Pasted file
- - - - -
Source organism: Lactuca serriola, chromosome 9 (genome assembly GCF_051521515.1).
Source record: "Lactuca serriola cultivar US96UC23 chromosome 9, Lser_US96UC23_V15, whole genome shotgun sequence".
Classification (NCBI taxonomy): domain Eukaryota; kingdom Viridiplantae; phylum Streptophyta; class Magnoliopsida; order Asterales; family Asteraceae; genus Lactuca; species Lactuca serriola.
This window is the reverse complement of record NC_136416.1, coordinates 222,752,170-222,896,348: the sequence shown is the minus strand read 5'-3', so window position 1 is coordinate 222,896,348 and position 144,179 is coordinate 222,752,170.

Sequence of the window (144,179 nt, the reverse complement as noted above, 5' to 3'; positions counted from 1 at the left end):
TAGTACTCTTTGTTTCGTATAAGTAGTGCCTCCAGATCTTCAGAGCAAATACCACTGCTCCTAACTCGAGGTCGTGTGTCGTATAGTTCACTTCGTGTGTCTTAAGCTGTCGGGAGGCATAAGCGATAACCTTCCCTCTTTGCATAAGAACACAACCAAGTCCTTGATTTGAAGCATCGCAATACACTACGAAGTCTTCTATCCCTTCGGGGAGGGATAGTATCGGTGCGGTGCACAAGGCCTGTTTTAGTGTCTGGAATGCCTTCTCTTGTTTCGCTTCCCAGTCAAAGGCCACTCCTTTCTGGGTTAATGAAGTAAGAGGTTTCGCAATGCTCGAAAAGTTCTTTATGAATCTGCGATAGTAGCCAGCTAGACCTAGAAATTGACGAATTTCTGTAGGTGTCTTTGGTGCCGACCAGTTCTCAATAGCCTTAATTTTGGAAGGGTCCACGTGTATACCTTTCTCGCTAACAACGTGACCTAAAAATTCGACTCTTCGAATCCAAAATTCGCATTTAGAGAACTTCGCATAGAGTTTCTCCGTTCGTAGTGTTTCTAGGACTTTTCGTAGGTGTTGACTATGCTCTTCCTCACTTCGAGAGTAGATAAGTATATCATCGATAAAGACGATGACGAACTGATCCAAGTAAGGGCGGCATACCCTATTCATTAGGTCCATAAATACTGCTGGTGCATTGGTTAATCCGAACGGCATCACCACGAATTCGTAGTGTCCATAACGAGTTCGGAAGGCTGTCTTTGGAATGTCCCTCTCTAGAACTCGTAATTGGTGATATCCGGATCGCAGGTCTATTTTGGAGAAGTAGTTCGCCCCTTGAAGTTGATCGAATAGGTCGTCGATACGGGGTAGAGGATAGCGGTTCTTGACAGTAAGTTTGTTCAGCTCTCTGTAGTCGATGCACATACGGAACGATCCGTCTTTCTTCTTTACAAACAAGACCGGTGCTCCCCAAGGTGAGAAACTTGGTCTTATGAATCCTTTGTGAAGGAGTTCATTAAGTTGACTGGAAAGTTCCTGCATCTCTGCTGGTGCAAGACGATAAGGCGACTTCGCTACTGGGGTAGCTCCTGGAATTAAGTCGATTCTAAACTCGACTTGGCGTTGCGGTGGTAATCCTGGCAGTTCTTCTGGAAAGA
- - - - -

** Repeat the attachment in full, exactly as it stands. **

Source organism: Lactuca serriola, chromosome 9 (genome assembly GCF_051521515.1).
Source record: "Lactuca serriola cultivar US96UC23 chromosome 9, Lser_US96UC23_V15, whole genome shotgun sequence".
Classification (NCBI taxonomy): domain Eukaryota; kingdom Viridiplantae; phylum Streptophyta; class Magnoliopsida; order Asterales; family Asteraceae; genus Lactuca; species Lactuca serriola.
This window is the reverse complement of record NC_136416.1, coordinates 222,752,170-222,896,348: the sequence shown is the minus strand read 5'-3', so window position 1 is coordinate 222,896,348 and position 144,179 is coordinate 222,752,170.

Sequence of the window (144,179 nt, the reverse complement as noted above, 5' to 3'; positions counted from 1 at the left end):
TAGTACTCTTTGTTTCGTATAAGTAGTGCCTCCAGATCTTCAGAGCAAATACCACTGCTCCTAACTCGAGGTCGTGTGTCGTATAGTTCACTTCGTGTGTCTTAAGCTGTCGGGAGGCATAAGCGATAACCTTCCCTCTTTGCATAAGAACACAACCAAGTCCTTGATTTGAAGCATCGCAATACACTACGAAGTCTTCTATCCCTTCGGGGAGGGATAGTATCGGTGCGGTGCACAAGGCCTGTTTTAGTGTCTGGAATGCCTTCTCTTGTTTCGCTTCCCAGTCAAAGGCCACTCCTTTCTGGGTTAATGAAGTAAGAGGTTTCGCAATGCTCGAAAAGTTCTTTATGAATCTGCGATAGTAGCCAGCTAGACCTAGAAATTGACGAATTTCTGTAGGTGTCTTTGGTGCCGACCAGTTCTCAATAGCCTTAATTTTGGAAGGGTCCACGTGTATACCTTTCTCGCTAACAACGTGACCTAAAAATTCGACTCTTCGAATCCAAAATTCGCATTTAGAGAACTTCGCATAGAGTTTCTCCGTTCGTAGTGTTTCTAGGACTTTTCGTAGGTGTTGACTATGCTCTTCCTCACTTCGAGAGTAGATAAGTATATCATCGATAAAGACGATGACGAACTGATCCAAGTAAGGGCGGCATACCCTATTCATTAGGTCCATAAATACTGCTGGTGCATTGGTTAATCCGAACGGCATCACCACGAATTCGTAGTGTCCATAACGAGTTCGGAAGGCTGTCTTTGGAATGTCCCTCTCTAGAACTCGTAATTGGTGATATCCGGATCGCAGGTCTATTTTGGAGAAGTAGTTCGCCCCTTGAAGTTGATCGAATAGGTCGTCGATACGGGGTAGAGGATAGCGGTTCTTGACAGTAAGTTTGTTCAGCTCTCTGTAGTCGATGCACATACGGAACGATCCGTCTTTCTTCTTTACAAACAAGACCGGTGCTCCCCAAGGTGAGAAACTTGGTCTTATGAATCCTTTGTGAAGGAGTTCATTAAGTTGACTGGAAAGTTCCTGCATCTCTGCTGGTGCAAGACGATAAGGCGACTTCGCTACTGGGGTAGCTCCTGGAATTAAGTCGATTCTAAACTCGACTTGGCGTTGCGGTGGTAATCCTGGCAGTTCTTCTGGAAAGA